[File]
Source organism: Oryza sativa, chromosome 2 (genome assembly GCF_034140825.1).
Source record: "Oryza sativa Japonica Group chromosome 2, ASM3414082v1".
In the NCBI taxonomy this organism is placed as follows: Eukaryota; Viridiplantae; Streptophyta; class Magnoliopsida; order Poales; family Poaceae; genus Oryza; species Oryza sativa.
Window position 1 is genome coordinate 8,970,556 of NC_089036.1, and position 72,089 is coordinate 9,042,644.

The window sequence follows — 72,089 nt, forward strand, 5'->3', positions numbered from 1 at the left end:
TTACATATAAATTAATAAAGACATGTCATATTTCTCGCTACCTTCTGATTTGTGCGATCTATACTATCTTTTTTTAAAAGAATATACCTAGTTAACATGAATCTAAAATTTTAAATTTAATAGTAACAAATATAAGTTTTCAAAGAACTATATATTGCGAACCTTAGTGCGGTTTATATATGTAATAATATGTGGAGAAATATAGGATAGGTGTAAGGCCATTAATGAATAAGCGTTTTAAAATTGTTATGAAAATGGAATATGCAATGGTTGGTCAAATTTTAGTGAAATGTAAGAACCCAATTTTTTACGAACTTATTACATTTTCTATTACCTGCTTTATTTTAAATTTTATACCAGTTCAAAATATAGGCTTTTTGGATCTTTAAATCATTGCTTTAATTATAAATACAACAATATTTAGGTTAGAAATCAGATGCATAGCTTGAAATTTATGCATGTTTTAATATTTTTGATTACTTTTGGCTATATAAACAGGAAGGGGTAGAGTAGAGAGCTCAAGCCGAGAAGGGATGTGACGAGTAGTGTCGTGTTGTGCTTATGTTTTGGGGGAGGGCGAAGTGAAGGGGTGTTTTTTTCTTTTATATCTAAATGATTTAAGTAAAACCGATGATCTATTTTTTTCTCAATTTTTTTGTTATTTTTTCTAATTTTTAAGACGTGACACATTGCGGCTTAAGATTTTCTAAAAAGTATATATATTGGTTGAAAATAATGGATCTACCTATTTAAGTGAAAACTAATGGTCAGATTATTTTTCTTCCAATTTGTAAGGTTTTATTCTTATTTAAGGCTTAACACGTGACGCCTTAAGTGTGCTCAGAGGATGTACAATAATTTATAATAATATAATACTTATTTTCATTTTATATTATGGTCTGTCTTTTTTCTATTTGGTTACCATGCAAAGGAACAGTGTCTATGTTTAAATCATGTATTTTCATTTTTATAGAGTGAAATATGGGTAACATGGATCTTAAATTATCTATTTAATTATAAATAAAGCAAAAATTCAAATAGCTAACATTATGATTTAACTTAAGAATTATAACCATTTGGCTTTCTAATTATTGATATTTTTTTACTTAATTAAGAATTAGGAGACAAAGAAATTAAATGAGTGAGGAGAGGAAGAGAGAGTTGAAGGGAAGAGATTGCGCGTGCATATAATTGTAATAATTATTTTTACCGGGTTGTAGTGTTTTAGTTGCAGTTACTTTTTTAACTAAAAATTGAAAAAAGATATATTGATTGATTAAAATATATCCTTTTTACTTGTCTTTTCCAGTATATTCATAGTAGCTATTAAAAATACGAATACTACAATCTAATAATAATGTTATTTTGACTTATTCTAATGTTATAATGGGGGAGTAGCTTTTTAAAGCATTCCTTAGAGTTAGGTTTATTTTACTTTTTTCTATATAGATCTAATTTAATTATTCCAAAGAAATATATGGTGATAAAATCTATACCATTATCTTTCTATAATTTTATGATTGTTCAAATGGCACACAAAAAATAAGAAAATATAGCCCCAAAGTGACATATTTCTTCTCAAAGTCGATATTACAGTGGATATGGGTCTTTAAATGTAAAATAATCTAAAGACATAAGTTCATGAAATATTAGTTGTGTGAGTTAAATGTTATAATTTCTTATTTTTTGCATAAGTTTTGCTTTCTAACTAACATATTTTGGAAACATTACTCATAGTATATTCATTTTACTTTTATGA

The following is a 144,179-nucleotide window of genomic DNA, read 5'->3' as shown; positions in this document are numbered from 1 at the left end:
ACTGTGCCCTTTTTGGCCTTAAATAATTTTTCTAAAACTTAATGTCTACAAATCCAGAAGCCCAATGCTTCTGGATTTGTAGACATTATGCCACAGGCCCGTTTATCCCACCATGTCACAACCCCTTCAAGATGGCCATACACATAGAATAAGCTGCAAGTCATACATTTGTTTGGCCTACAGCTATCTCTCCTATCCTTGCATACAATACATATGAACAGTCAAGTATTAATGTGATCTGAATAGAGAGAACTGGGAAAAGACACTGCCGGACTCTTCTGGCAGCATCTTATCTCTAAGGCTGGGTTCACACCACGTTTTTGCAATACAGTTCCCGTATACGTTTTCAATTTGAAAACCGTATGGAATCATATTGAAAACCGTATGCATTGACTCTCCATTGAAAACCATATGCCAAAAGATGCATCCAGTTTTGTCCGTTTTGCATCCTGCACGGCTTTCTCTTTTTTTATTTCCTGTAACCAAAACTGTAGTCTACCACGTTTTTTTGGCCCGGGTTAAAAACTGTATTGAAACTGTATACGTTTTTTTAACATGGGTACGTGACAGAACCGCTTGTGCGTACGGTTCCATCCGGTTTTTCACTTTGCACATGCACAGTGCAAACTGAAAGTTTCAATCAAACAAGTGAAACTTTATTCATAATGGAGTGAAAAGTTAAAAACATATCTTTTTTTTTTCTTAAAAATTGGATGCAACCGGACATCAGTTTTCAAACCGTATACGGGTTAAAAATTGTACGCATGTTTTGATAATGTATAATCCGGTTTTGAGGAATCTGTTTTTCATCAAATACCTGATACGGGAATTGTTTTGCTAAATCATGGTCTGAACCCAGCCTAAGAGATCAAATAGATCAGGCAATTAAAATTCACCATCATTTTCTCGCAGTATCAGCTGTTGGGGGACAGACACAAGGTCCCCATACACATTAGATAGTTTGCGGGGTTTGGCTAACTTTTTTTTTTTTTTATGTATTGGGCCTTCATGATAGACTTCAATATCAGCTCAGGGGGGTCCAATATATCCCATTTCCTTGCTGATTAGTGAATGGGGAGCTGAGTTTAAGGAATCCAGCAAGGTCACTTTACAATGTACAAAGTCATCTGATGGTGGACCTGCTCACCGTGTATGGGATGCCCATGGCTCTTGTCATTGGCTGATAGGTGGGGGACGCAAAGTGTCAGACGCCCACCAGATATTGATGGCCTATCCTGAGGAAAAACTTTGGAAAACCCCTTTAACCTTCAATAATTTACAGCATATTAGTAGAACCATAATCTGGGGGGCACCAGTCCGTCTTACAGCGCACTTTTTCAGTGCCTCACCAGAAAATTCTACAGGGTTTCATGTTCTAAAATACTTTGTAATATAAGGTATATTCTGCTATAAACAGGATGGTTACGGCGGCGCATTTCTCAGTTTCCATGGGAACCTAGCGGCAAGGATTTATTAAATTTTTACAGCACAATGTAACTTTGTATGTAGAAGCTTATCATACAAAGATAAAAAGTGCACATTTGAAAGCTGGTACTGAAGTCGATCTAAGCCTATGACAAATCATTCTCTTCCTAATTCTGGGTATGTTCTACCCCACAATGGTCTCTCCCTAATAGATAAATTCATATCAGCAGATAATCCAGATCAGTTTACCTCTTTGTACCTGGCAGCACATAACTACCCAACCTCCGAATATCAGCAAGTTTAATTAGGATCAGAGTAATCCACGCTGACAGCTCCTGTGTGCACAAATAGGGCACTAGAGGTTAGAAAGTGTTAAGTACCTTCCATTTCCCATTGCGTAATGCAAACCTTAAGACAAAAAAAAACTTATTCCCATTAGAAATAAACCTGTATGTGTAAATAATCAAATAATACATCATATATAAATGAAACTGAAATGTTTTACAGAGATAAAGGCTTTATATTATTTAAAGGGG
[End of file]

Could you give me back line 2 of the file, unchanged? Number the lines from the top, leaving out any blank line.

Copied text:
Source record: "Oryza sativa Japonica Group chromosome 2, ASM3414082v1".